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'War Dogs' nip in the storyline

Published:Sunday | September 4, 2016 | 12:00 AMDamian Levy
Jonah Hill and Miles Teller land a US$300-million deal in ‘War Dogs’.

War Dogs is the everyday tale of a young man trying to find his way in the world and then slowly. but surely, making a name for himself gunrunning and war-profiteering.

Okay, it's not an everyday tale, but it is the story of War Dogs. Down on his luck, David Packouz runs into childhood friend Efraim Diveroli. The two join forces and start down a path that leads to them selling illegal weapons to the US military.

As fantastic a tale as that sounds, War Dogs has a hard time telling it. A lot of time is spent on an intro that is pretty obnoxious. It outlines the idea of war being ruled by economic gain, rather than the patriotic notions we're told to believe. A novel concept, but it's delivered in a style that is entirely not. Picture a dangerous situation ending in a freeze frame, followed by the character narrating something along the lines of 'you're probably wondering how I ended up here' and then a flashback that leads up to that moment.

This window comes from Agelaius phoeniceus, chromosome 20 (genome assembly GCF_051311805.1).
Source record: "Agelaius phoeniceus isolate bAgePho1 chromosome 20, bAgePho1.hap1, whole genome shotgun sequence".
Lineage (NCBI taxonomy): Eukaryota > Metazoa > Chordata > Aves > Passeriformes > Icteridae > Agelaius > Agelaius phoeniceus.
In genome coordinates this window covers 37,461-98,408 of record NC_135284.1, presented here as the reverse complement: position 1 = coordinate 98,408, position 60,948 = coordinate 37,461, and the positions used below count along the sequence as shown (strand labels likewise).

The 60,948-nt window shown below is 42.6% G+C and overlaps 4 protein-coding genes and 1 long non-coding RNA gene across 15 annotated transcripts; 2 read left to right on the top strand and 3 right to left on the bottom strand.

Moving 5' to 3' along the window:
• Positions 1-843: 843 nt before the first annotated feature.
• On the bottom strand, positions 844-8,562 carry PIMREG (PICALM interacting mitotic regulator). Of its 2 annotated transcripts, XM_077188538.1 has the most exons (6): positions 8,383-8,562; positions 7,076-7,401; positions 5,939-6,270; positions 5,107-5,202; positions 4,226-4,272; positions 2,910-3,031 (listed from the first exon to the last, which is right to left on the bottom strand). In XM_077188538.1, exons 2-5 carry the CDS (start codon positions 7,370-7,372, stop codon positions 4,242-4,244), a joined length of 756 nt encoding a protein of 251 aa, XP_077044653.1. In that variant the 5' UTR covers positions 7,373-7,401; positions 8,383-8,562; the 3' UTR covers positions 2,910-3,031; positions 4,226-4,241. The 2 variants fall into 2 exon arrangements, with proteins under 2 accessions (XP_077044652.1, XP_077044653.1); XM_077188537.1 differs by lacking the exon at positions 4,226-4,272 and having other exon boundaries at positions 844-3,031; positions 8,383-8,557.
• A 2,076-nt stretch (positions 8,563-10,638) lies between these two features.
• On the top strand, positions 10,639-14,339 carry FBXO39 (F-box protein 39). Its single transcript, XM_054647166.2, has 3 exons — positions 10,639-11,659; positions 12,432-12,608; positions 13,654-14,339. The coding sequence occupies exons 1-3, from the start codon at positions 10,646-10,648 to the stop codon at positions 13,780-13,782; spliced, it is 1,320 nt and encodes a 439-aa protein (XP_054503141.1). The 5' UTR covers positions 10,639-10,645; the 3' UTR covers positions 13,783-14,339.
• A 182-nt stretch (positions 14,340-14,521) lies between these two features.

Seen it before?

That's the biggest issue in War Dogs. It's told in a format we've seen before and, ultimately, feels sort of stale. Thankfully, the movie gets better as it goes on. It's got a couple of entertaining moments that stick with you and the story itself is pretty fantastic. The two leads, Jonah Hill's 'Efraim Diveroli' and Miles Teller's 'David Packouz', are at the heart of the movie, but they're hit and miss.

Jonah Hill is very good and his bid as the Joe Pesci for a new generation, coming off of a similar performance in The Wolf of Wall Street, is fine by me. Miles Teller, on the other hand, tends to suck the life out of any scene he's in. He's playing the guy who gets seduced by danger and then burned by it, but he never seems entirely thrilled or even startled.

Just a little bored.

It doesn't help that you can see where the movie is going from pretty early on, but no one said every movie had to bring something new to the table. What it really boils down to is, does War Dogs have enough in it to warrant your attention?

Despite its flaws, I'm inclined to say yes - even just for the story alone.

Rating: Half-price